Yeshivat Ateret Yerushalayim

Print this article
Parshat Noach 5783
Rabbi Jablinowitz

We read in this week’s parsha, at the end of the first pasuk, את האלוקים התהלך נח. Noach walked with Gd. Rashi comments that Noach needed support from Hashem and therefore always clung to Him. And this is in contradistinction to Avraham who is described as being more independent, as the pasuk says (Chapter 24, Pasuk 40), אשר התהלכתי לפניו; Avraham is referred to as having walked before Hashem. Avraham took more initiative and achieved merit on his own.

Why is it necessary for Rashi to make the comparison between Noach and Avraham, seemingly teaching us that Avraham was on a higher level? Since the pasuk begins by praising Noach and referring to him as a Tzakdik, why does the pasuk shift at the end and tell us of his shortcoming?

The Sfas Emes explains that the point of the words of Chazal, as quoted by Rashi, is not to compare and judge the achievements of Noach as opposed to Avraham. Rather, Chazal are teaching us something fundamental about the way of the world. The world began with chaos, with תוהו ובהו, and then man and the rest of the world was created. And the first Tzadik was Noach, a man who needed to be protected by Hashem in a difficult and unfriendly world. The command given to Noach to build the Taivah was Hashem’s way of shielding the Tzadik from his challenging environment. The righteousness of Noach needed to be nurtured and protected; he wasn’t ready for independent action. This is an expression of the fact that the development of the place of the Tzadik in the world was gradual; the world wasn’t ready just yet for the independence of an Avraham.

Only after Noach, a person whose righteousness was dependent on being constantly connected to Gd, was the world able to move on to the next stage. Now there could be an Avraham who walked before Hashem. He developed an independence of thought and action. He searched and he found Hashem and became the first of the forefathers. But Noach needed to lay the groundwork first for the development of the next stage of Tzadik; that of Avraham Avinu.

This development of the Tzadik in the world is paralleled within the individual himself. Every person begins as a child with his own chaos. Each individual has his personal תוהו ובהו. But within every person is that point of connection to Hashem. And just as Hashem protected Noach with the Taivah, Hashem protects that holy connection in the Neshamah of every Jew and allows it to be developed and spread throughout the entire being of the individual.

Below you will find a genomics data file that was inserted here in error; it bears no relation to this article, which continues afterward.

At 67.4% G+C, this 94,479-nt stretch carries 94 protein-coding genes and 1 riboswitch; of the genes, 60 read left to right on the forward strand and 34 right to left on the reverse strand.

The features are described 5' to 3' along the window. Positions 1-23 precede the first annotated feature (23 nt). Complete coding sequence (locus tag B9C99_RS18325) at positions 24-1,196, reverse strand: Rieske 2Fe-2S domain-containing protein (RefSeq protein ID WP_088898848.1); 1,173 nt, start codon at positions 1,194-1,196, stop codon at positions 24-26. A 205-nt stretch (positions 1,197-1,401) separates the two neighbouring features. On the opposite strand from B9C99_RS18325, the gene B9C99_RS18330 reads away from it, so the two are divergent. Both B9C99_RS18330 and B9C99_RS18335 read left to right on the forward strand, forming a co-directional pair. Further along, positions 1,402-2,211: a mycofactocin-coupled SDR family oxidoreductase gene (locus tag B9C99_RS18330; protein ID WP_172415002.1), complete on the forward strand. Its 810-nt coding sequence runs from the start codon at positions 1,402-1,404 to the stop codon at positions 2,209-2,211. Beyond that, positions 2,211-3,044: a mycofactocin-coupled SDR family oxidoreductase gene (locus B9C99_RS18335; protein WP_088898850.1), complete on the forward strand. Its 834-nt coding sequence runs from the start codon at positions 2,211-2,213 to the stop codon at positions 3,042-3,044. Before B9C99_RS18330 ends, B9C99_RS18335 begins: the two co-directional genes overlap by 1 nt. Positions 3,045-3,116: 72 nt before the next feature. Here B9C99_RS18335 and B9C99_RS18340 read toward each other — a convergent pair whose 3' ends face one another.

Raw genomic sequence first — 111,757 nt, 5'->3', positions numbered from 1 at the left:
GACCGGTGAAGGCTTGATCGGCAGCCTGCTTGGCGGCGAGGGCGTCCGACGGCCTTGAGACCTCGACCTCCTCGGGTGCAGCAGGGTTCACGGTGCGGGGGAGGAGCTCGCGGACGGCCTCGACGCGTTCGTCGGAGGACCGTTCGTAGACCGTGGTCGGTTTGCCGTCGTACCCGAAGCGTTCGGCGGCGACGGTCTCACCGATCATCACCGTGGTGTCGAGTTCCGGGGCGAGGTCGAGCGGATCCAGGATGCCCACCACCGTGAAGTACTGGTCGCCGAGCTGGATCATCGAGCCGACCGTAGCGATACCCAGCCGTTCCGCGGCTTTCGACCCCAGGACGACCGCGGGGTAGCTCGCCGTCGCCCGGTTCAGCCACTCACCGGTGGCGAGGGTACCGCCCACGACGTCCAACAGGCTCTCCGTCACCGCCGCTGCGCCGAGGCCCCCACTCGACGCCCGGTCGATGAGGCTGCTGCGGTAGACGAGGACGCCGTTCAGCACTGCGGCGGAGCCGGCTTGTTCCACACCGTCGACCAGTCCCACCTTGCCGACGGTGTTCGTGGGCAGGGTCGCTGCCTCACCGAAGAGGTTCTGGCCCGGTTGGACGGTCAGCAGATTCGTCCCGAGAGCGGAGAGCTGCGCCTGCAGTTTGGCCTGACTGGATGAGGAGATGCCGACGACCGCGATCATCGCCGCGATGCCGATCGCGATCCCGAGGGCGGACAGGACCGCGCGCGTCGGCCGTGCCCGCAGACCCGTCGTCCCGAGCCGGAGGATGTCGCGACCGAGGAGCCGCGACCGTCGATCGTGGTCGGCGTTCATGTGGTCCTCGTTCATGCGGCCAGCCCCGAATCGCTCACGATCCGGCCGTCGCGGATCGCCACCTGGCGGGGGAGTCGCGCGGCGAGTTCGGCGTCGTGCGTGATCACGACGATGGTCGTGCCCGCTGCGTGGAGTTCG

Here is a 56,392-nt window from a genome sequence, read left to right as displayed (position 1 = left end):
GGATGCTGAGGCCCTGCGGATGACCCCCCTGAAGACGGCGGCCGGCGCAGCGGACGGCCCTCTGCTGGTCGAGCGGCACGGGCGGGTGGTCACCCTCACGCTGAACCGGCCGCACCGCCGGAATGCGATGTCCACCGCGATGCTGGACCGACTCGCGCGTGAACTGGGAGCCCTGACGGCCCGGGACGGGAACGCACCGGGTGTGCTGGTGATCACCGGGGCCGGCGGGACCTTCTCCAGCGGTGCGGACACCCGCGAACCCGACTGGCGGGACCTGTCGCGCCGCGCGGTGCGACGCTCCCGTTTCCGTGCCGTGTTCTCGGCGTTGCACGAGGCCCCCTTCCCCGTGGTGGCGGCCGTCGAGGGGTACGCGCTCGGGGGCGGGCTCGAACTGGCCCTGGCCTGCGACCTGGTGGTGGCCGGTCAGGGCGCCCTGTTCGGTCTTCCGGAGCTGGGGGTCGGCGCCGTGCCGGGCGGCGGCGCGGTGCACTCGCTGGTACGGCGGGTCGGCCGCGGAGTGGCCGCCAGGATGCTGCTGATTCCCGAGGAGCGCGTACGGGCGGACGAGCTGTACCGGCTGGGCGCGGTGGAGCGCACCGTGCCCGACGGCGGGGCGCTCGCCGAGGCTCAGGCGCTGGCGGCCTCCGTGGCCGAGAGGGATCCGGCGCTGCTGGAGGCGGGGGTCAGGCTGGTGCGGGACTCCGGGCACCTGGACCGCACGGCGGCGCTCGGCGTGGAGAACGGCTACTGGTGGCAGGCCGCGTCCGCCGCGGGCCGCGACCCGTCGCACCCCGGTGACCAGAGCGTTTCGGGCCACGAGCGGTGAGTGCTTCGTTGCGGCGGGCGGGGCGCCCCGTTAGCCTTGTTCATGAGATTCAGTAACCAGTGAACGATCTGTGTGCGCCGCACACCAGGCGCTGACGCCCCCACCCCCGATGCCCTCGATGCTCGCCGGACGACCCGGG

The first stage is the development of the “Noach” contained within the individual. His holy connection to Hashem, the את האלוקים התהלך נח contained within each person. Then, he needs to develop his personal traits and independence of action, as expressed in the first of our forefathers, Avraham and Yitzchak. First, he needs to work on his Chesed; on his giving to others and sense of love for Hashem. Then, he works on his sense of fear of Gd and his spiritual strength in grappling with the challenges presented to him by his environment.

The last of the Avos, Yaakov Avinu, represents the Torah, as the pasuk says in sefer Michah (Chapter 7, Pasuk 20), תתן אמת ליעקב. And Chazal teach (Tana D’Bei Eliyahu, Chapter 1), דרך ארץ קדמה לתורה. First the individual needs to develop his character traits before he can immerse himself in Torah. This process of development necessary in each individual is reflected in the creation of the world. There needed to be a Noach before Avraham, and Avraham and Yitzchak before Yaakov. Just as each individual must go through the appropriate stages in order to develop himself, there first needed to be a Noach in the world before there could be an Avraham Avinu. And it was precisely with Avraham that Hashem made a Bris, and commanded to him be independent, as the pasuk says (Chapter 17, Pasuk 1), התהלך לפני והיה תמים.

Good Shabbos

Print this article